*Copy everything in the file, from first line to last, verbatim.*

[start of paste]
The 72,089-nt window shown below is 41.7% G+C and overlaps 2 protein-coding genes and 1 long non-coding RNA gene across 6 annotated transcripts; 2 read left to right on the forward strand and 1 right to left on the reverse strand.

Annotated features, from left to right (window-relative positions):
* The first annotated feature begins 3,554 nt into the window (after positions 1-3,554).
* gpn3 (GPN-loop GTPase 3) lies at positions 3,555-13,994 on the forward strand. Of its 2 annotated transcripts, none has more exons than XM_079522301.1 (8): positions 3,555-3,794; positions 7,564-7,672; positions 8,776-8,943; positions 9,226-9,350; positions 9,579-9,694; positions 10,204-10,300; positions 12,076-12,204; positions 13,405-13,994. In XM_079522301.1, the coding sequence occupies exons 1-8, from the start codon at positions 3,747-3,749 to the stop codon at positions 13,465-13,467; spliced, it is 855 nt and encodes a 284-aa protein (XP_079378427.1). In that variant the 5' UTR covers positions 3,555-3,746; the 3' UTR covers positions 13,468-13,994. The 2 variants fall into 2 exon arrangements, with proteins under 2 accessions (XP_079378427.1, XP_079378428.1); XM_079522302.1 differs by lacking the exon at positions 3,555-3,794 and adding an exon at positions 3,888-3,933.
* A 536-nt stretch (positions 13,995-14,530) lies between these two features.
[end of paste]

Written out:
The 72,089-nt window shown below is 41.7% G+C and overlaps 2 protein-coding genes and 1 long non-coding RNA gene across 6 annotated transcripts; 2 read left to right on the forward strand and 1 right to left on the reverse strand.

Annotated features, from left to right (window-relative positions):
* The first annotated feature begins 3,554 nt into the window (after positions 1-3,554).
* gpn3 (GPN-loop GTPase 3) lies at positions 3,555-13,994 on the forward strand. Of its 2 annotated transcripts, none has more exons than XM_079522301.1 (8): positions 3,555-3,794; positions 7,564-7,672; positions 8,776-8,943; positions 9,226-9,350; positions 9,579-9,694; positions 10,204-10,300; positions 12,076-12,204; positions 13,405-13,994. In XM_079522301.1, the coding sequence occupies exons 1-8, from the start codon at positions 3,747-3,749 to the stop codon at positions 13,465-13,467; spliced, it is 855 nt and encodes a 284-aa protein (XP_079378427.1). In that variant the 5' UTR covers positions 3,555-3,746; the 3' UTR covers positions 13,468-13,994. The 2 variants fall into 2 exon arrangements, with proteins under 2 accessions (XP_079378427.1, XP_079378428.1); XM_079522302.1 differs by lacking the exon at positions 3,555-3,794 and adding an exon at positions 3,888-3,933.
* A 536-nt stretch (positions 13,995-14,530) lies between these two features.